For example within a C# class library you might add the following line to the AssemblyInfo.cs file:
Technique 3: Netmodules and assembly linking
I find as a .NET developer it is important to understand the limitations and artificial restrictions imposed by the tools I utilise. You may be surprised to know that Visual Studio does not provide access to every feature of the .NET platform.
One feature not supported by Visual Studio is the ability to compile assemblies that consist of code written in more than one language. For example having an assembly where one class is written in C# while another is written in VB.NET (or even MSIL etc).
If you are willing to drop down to command line compilation it is possible to achieve this. For example given two source files foo.cs and bar.vb we can create an assembly called myassembly.dll by executing the following commands from a Visual Studio command prompt window.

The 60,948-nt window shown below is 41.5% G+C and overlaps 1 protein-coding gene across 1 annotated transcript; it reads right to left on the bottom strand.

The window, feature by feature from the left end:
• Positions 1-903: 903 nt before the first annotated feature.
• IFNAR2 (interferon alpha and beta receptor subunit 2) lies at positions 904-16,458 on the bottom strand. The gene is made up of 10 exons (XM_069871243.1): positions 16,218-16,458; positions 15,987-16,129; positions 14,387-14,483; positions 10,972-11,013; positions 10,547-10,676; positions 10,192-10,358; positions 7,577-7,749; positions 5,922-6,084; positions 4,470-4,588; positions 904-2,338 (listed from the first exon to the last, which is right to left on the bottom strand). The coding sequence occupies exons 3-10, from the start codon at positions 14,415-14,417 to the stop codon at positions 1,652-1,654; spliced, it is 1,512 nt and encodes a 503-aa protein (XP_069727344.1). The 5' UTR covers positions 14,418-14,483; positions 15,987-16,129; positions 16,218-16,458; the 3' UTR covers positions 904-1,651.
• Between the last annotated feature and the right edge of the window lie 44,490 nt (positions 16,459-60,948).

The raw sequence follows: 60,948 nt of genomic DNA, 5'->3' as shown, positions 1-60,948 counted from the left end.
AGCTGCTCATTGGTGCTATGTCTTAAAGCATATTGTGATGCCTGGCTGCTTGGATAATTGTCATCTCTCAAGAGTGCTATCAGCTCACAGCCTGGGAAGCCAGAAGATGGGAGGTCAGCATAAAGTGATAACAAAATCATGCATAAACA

csc /noconfig /nostdlib /r:"%NETCF_DIR%\mscorlib.dll" /t:module foo.cs
vbc /netcf /noconfig /nostdlib /sdkpath:%NETCF_DIR% /t:module bar.vb
link /LTCG /verbose /dll /out:myassembly.dll foo.netmodule bar.netmodule /subsystem:windows
The calls to the C# (csc) and VB.NET (vbc) command line compilers specify the /t:module parameter which causes the compiler to produce a netmodule (foo.netmodule and bar.netmodule respectively). A netmodule can be thought of as being similar to an object (*.obj) file that a native C or C++ developer may be familiar with.
Using the linker (link.exe) enables one or more netmodules to be merged into an assembly, in this case a DLL named myassembly.dll. The linker is not concerned with what language the individual netmodules were compiled from.